Anyway, how is your sex life? I really didn't expect a The Room reference to appear in some Japanese art game.

Which brings us to The Silver Case, the first game the notorious experimental game developer Suda Goichi (better known as Suda 51) wrote and directed for his own company Grasshopper Manufacture. Originally released in 1999 for the original Playstation, it was only localized and remastered for the West as a PC release as recently as 2016. It's an interactive adventure game consisting of two story threads that sometimes intertwine to some degree. In one (called “Transmitter”) the protagonist becomes part of a special police unit after his original unit becomes exterminated by a serial killer and walks around crime scenes and in the other (“Placebo”) you're a journalist investigating the same cases. As for visuals, you're constantly watching a background on which windows pop up that contain the 3D environments, painted CGs and character portraits, written and spoken text, and sometimes even full motion video. According to Suda 51 this system was implemented due to the newly founded studio not having enough manpower to animate the complete screens in 3D, but it looks pretty stylish and unique. There is gameplay that consists of you moving through grids in the aforementioned environments and occasionally interacting with someone or something and solving a few puzzles, but more on that later. There is an overarching plot about a serial killer, I guess, but the game is really vague about it and there already is a very good Eurogamer.net article on its themes, which makes the game sound way more accessible than it is though.

It's a game that takes a postmodern approach to everything, not caring if it makes the experience less enjoyable in the process, be it gameplay, visuals, characterization or storytelling. The Silver Case constantly forces you to figure out of you're supposed to take what's on the screen for its face value or on some kind of meta or thematic layer, willingly breaking the rules of what makes games and stories good by traditional standards, making you connect the dots yourself and even question certain game and storytelling mechanics itself. Going by some of the reviews, not everyone who played it was aware they were supposed to do that*, and it's easy to see why: The game never explicitly tells you to read some deeper meaning into anything, not even implicitly. It just assumes you read it as art, something video games nearly never do.

Take the protagonist of the Transmitter sections as an example. He is nameable and completely silent, so he basically is your run-of-the-mill self-insert MC. After the incident exterminating his unit, he just gets taken along by two detectives of a different unit investigating said incident without any explanation and is just assumed to be part of the team from then on. His colleagues treat him like he knows what is going on or don't care about leaving him out of the loop, but either way the player never gets any necessary exposition. The MC is only ever given footwork tasks instead of actual detective work, but still gets the nickname “Big Dick” and of course it turns out he is the Chosen One (spoilers, I guess, not that it matters in this case). Now you could either say that this is bad writing, or see it as a deconstruction of the silent protagonist trope, showcasing how nonsensical it would be for a troupe of badass cops to take someone like this along and turning a character like this into the hero of your story. I'm not advocating for reading deep meaning into every mundane thing or excusing every bad decision as “terrible on purpose”, but in this case I have more evidence. For example in one of the chapters about cyber crime your unit decides that you should infiltrate the crime ring. The rest of the chapter basically consists of you waking up in your apartment every morning, reading a new mail about how it's just going to take a little while longer until you become an official member, and then going to work, where you and your colleagues just sit around and do nothing. When you finally become a member of the internet group, you go to their quarters, where someone tells you you're late to the party and the leaders are already gone, and then there is a citywide power blackout and the chapter ends. I just can't imagine the writers just couldn't think of a better way to include the MC into the plot, so I assume they did this on purpose.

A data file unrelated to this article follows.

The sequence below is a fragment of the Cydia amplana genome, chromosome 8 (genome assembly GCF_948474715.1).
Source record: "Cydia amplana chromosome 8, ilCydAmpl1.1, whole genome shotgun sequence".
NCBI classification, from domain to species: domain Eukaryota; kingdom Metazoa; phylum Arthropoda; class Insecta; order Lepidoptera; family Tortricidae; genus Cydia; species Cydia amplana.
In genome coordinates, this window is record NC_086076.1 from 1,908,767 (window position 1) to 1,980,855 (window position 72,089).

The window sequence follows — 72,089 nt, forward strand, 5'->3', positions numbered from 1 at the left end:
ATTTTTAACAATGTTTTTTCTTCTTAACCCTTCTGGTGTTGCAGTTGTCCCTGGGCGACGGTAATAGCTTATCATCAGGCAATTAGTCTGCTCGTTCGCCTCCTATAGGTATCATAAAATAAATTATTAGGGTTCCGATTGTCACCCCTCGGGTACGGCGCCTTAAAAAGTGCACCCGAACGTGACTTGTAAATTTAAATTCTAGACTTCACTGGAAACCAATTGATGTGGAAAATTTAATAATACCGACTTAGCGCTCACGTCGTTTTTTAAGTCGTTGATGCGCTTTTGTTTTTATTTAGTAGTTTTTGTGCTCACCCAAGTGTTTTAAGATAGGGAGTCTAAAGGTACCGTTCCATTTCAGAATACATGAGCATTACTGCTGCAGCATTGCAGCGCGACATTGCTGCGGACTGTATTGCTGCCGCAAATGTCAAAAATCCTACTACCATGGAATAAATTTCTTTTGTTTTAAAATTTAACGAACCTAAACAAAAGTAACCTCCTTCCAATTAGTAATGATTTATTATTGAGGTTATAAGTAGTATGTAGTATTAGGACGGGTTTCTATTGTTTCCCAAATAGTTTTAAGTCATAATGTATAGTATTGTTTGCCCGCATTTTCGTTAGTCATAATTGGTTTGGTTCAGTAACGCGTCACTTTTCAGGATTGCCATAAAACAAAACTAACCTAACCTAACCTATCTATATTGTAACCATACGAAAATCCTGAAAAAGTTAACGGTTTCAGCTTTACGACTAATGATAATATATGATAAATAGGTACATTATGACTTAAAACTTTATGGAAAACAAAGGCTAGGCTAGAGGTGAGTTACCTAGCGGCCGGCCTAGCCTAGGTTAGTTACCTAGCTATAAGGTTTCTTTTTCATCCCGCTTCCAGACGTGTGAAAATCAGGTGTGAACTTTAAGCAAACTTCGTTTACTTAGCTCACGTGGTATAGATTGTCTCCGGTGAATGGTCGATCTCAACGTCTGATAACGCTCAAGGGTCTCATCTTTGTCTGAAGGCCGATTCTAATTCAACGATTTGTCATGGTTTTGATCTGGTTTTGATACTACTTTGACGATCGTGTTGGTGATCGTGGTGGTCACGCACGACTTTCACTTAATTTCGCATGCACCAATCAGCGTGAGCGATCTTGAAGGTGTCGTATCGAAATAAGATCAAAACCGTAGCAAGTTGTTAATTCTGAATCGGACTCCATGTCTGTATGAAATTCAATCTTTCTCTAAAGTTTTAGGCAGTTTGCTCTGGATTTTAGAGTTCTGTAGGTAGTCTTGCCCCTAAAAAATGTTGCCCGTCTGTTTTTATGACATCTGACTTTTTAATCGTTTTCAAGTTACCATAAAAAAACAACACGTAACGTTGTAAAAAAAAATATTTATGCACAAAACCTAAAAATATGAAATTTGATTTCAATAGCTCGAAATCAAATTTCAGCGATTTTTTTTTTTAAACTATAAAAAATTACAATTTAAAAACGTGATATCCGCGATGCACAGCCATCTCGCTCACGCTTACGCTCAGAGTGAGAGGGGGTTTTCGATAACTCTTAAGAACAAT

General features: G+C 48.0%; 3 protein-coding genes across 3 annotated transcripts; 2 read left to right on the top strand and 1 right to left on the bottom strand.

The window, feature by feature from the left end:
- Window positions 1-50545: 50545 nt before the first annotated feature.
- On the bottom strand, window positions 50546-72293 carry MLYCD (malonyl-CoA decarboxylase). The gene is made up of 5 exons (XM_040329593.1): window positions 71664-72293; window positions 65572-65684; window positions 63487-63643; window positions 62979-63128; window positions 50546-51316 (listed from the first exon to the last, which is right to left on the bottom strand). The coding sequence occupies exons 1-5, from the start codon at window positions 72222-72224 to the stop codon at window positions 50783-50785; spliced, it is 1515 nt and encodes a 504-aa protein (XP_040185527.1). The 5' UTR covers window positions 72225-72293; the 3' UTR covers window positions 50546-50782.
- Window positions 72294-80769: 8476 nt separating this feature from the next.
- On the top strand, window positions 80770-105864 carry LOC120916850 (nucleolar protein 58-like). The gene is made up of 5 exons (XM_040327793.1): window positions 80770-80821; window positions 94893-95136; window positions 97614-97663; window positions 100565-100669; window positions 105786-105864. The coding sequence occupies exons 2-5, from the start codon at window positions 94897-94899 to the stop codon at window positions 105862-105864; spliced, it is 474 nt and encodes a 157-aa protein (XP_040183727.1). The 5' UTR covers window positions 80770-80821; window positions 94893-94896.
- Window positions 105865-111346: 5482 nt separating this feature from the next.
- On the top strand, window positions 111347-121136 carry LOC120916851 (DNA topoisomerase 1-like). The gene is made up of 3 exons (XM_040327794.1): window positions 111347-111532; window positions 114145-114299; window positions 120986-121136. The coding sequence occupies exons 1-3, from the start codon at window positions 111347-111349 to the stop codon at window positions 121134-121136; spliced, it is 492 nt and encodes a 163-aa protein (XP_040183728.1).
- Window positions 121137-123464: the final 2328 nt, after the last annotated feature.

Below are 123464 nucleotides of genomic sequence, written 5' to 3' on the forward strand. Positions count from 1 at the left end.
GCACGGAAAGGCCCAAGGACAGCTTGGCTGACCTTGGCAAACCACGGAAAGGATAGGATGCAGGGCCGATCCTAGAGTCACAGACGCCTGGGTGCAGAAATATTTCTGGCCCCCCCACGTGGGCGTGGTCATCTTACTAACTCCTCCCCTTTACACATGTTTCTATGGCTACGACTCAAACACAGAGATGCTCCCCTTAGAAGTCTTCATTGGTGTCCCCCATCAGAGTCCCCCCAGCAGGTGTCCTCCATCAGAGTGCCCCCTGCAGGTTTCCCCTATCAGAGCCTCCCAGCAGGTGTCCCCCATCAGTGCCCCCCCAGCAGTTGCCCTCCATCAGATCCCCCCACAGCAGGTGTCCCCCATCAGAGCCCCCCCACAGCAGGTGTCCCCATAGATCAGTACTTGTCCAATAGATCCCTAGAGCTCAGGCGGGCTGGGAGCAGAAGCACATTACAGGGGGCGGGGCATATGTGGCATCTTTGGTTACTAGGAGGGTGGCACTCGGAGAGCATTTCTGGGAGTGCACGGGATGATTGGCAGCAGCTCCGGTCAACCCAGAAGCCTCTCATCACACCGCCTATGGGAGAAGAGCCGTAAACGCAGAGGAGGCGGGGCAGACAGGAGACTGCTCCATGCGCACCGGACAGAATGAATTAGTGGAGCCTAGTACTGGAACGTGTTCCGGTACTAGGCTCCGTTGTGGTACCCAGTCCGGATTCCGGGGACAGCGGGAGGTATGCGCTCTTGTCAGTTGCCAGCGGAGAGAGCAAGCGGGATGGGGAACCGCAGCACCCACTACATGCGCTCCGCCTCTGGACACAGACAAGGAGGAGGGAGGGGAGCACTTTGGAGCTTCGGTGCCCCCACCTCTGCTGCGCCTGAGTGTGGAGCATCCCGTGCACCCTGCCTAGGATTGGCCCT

Of course there is fourth-wall breaking in a throwaway line. Even though it may seem different going by my screenshots, The Silver Case is not a comedy. At least I think it isn't.

The gameplay is basically the same. You often get interrupted while moving around by not really necessary dialogues (although these often imply that the other characters are actually doing something), you never actually see anything in the 3D environments which consist of samey looking rooms, and places you can interact with are even marked by symbols and if there is something of note, you just get a dialogue, a CG or a short FMV sequence. There are a few riddles, but they have nothing to do with the plot and are way to easy (in the remastered version the game there even is a button giving you the solution). Often you just have to look through several identical rooms until you find the place that advances the plot. Again, on its own, the gameplay sections are pretty tedious, especially as the controls are just incredibly counterintuitive. It's repetitive, wastes a lot of time, and does nothing to advance the plot. If you look at the MC's role in the story it becomes clear that this actually serves a narrative function in purposefully disconnecting the MC and thus the player from the actual action which you can also read as meta-commentary on how the gameplay in interactive adventure games often has little to do with their plots. In the Placebo chapters you even only walk between your sleeping couch and your working space, where can either read E-Mails (important ones even get opened automatically, so the game even robs you of the interactivity of clicking them, and the MC answers them without any input from you as well and occasionally writes Memos to himself), answer your phone whenever it happens to ring, or talk to your pet turtle, which you sometimes actually have to do to advance in the story. If you read the Eurogamer article you can probably figure out what function this serves on your own**.